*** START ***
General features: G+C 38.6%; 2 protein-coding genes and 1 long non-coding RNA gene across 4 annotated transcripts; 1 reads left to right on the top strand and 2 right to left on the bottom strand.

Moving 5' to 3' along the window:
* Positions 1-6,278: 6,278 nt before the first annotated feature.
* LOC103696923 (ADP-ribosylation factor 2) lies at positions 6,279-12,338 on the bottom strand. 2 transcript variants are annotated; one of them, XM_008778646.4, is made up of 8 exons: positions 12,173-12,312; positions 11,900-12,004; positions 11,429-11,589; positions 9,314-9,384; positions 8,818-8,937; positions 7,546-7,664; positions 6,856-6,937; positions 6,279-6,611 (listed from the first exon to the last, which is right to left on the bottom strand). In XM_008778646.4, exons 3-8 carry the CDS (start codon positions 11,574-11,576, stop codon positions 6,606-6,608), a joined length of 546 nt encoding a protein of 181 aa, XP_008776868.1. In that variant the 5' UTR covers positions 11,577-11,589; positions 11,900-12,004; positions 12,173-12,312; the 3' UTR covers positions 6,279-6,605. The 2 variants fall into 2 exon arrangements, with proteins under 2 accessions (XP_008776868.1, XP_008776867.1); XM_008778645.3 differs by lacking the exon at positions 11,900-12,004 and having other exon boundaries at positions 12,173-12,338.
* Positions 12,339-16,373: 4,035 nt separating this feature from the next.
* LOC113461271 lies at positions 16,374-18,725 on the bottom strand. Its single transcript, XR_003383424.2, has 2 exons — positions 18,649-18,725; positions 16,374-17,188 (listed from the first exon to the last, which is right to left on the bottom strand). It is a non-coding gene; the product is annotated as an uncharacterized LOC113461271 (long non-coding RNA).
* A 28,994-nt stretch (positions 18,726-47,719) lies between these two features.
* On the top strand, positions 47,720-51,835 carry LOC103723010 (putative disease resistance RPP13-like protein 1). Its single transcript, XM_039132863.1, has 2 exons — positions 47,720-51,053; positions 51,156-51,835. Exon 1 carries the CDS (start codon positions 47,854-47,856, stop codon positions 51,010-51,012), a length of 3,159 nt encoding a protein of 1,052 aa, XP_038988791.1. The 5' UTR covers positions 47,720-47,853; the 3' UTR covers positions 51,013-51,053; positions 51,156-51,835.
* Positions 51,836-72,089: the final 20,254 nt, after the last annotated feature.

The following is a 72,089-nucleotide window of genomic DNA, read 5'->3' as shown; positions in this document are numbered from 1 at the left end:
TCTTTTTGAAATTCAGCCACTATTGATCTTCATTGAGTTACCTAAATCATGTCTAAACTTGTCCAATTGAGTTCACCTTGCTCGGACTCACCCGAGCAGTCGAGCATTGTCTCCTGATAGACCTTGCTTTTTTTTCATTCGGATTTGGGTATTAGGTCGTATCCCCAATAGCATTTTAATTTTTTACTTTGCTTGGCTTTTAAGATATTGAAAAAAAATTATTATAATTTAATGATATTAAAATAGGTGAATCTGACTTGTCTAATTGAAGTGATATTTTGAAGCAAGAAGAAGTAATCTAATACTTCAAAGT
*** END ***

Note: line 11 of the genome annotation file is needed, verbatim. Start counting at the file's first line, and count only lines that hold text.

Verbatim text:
TCTTTTTGAAATTCAGCCACTATTGATCTTCATTGAGTTACCTAAATCATGTCTAAACTTGTCCAATTGAGTTCACCTTGCTCGGACTCACCCGAGCAGTCGAGCATTGTCTCCTGATAGACCTTGCTTTTTTTTCATTCGGATTTGGGTATTAGGTCGTATCCCCAATAGCATTTTAATTTTTTACTTTGCTTGGCTTTTAAGATATTGAAAAAAAATTATTATAATTTAATGATATTAAAATAGGTGAATCTGACTTGTCTAATTGAAGTGATATTTTGAAGCAAGAAGAAGTAATCTAATACTTCAAAGT